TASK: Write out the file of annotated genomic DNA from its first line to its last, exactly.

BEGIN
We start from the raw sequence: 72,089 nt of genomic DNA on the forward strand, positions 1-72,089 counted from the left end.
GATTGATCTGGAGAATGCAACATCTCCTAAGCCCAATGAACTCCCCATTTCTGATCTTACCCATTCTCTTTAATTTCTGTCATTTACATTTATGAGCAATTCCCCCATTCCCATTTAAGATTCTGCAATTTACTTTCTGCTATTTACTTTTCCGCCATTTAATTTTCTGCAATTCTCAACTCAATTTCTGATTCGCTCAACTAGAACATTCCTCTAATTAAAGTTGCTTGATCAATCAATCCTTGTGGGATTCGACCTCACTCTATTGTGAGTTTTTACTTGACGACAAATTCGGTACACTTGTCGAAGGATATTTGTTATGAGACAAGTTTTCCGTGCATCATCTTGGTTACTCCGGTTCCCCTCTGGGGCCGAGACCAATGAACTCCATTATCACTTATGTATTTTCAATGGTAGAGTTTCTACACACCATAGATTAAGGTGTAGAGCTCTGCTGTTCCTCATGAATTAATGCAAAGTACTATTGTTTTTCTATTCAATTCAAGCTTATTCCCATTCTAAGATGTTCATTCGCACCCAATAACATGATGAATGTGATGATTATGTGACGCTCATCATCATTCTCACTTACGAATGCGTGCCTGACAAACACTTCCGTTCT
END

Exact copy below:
We start from the raw sequence: 72,089 nt of genomic DNA on the forward strand, positions 1-72,089 counted from the left end.
GATTGATCTGGAGAATGCAACATCTCCTAAGCCCAATGAACTCCCCATTTCTGATCTTACCCATTCTCTTTAATTTCTGTCATTTACATTTATGAGCAATTCCCCCATTCCCATTTAAGATTCTGCAATTTACTTTCTGCTATTTACTTTTCCGCCATTTAATTTTCTGCAATTCTCAACTCAATTTCTGATTCGCTCAACTAGAACATTCCTCTAATTAAAGTTGCTTGATCAATCAATCCTTGTGGGATTCGACCTCACTCTATTGTGAGTTTTTACTTGACGACAAATTCGGTACACTTGTCGAAGGATATTTGTTATGAGACAAGTTTTCCGTGCATCATCTTGGTTACTCCGGTTCCCCTCTGGGGCCGAGACCAATGAACTCCATTATCACTTATGTATTTTCAATGGTAGAGTTTCTACACACCATAGATTAAGGTGTAGAGCTCTGCTGTTCCTCATGAATTAATGCAAAGTACTATTGTTTTTCTATTCAATTCAAGCTTATTCCCATTCTAAGATGTTCATTCGCACCCAATAACATGATGAATGTGATGATTATGTGACGCTCATCATCATTCTCACTTACGAATGCGTGCCTGACAAACACTTCCGTTCT